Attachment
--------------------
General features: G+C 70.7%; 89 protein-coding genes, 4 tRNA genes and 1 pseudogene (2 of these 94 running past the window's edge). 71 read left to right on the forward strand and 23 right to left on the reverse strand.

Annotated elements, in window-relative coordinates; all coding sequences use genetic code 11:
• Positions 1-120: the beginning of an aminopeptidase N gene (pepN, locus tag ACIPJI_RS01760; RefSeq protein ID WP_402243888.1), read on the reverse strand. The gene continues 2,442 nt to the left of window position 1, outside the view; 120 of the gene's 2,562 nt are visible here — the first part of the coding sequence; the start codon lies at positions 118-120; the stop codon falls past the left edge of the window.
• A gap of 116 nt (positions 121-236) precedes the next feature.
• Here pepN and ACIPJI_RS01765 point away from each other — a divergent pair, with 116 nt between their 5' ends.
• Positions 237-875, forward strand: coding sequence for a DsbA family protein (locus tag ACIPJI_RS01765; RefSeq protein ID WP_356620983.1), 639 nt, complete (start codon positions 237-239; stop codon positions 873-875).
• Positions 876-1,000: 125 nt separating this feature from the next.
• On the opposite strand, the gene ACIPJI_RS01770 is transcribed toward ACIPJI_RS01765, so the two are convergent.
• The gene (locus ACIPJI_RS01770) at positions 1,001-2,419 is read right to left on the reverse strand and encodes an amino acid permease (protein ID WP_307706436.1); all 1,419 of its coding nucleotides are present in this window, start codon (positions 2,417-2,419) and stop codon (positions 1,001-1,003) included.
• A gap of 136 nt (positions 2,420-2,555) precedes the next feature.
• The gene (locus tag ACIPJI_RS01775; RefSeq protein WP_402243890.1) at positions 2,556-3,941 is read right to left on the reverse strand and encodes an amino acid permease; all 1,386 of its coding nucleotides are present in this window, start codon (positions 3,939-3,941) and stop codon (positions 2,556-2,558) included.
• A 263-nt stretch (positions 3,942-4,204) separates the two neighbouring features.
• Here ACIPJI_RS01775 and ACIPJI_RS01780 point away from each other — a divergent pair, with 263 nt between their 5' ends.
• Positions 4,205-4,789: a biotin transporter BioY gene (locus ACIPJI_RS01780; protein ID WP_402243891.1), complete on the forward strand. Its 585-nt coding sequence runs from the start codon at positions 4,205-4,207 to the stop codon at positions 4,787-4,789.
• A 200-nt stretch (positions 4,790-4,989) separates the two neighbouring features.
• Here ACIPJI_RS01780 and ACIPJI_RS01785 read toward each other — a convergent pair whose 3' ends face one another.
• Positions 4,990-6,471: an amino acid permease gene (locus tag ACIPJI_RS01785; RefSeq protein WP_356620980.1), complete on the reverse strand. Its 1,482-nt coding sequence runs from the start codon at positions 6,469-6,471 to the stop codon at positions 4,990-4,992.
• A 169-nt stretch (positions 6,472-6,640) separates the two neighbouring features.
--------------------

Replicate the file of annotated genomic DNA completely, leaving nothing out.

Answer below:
General features: G+C 70.7%; 89 protein-coding genes, 4 tRNA genes and 1 pseudogene (2 of these 94 running past the window's edge). 71 read left to right on the forward strand and 23 right to left on the reverse strand.

Annotated elements, in window-relative coordinates; all coding sequences use genetic code 11:
• Positions 1-120: the beginning of an aminopeptidase N gene (pepN, locus tag ACIPJI_RS01760; RefSeq protein ID WP_402243888.1), read on the reverse strand. The gene continues 2,442 nt to the left of window position 1, outside the view; 120 of the gene's 2,562 nt are visible here — the first part of the coding sequence; the start codon lies at positions 118-120; the stop codon falls past the left edge of the window.
• A gap of 116 nt (positions 121-236) precedes the next feature.
• Here pepN and ACIPJI_RS01765 point away from each other — a divergent pair, with 116 nt between their 5' ends.
• Positions 237-875, forward strand: coding sequence for a DsbA family protein (locus tag ACIPJI_RS01765; RefSeq protein ID WP_356620983.1), 639 nt, complete (start codon positions 237-239; stop codon positions 873-875).
• Positions 876-1,000: 125 nt separating this feature from the next.
• On the opposite strand, the gene ACIPJI_RS01770 is transcribed toward ACIPJI_RS01765, so the two are convergent.
• The gene (locus ACIPJI_RS01770) at positions 1,001-2,419 is read right to left on the reverse strand and encodes an amino acid permease (protein ID WP_307706436.1); all 1,419 of its coding nucleotides are present in this window, start codon (positions 2,417-2,419) and stop codon (positions 1,001-1,003) included.
• A gap of 136 nt (positions 2,420-2,555) precedes the next feature.
• The gene (locus tag ACIPJI_RS01775; RefSeq protein WP_402243890.1) at positions 2,556-3,941 is read right to left on the reverse strand and encodes an amino acid permease; all 1,386 of its coding nucleotides are present in this window, start codon (positions 3,939-3,941) and stop codon (positions 2,556-2,558) included.
• A 263-nt stretch (positions 3,942-4,204) separates the two neighbouring features.
• Here ACIPJI_RS01775 and ACIPJI_RS01780 point away from each other — a divergent pair, with 263 nt between their 5' ends.
• Positions 4,205-4,789: a biotin transporter BioY gene (locus ACIPJI_RS01780; protein ID WP_402243891.1), complete on the forward strand. Its 585-nt coding sequence runs from the start codon at positions 4,205-4,207 to the stop codon at positions 4,787-4,789.
• A 200-nt stretch (positions 4,790-4,989) separates the two neighbouring features.
• Here ACIPJI_RS01780 and ACIPJI_RS01785 read toward each other — a convergent pair whose 3' ends face one another.
• Positions 4,990-6,471: an amino acid permease gene (locus tag ACIPJI_RS01785; RefSeq protein WP_356620980.1), complete on the reverse strand. Its 1,482-nt coding sequence runs from the start codon at positions 6,469-6,471 to the stop codon at positions 4,990-4,992.
• A 169-nt stretch (positions 6,472-6,640) separates the two neighbouring features.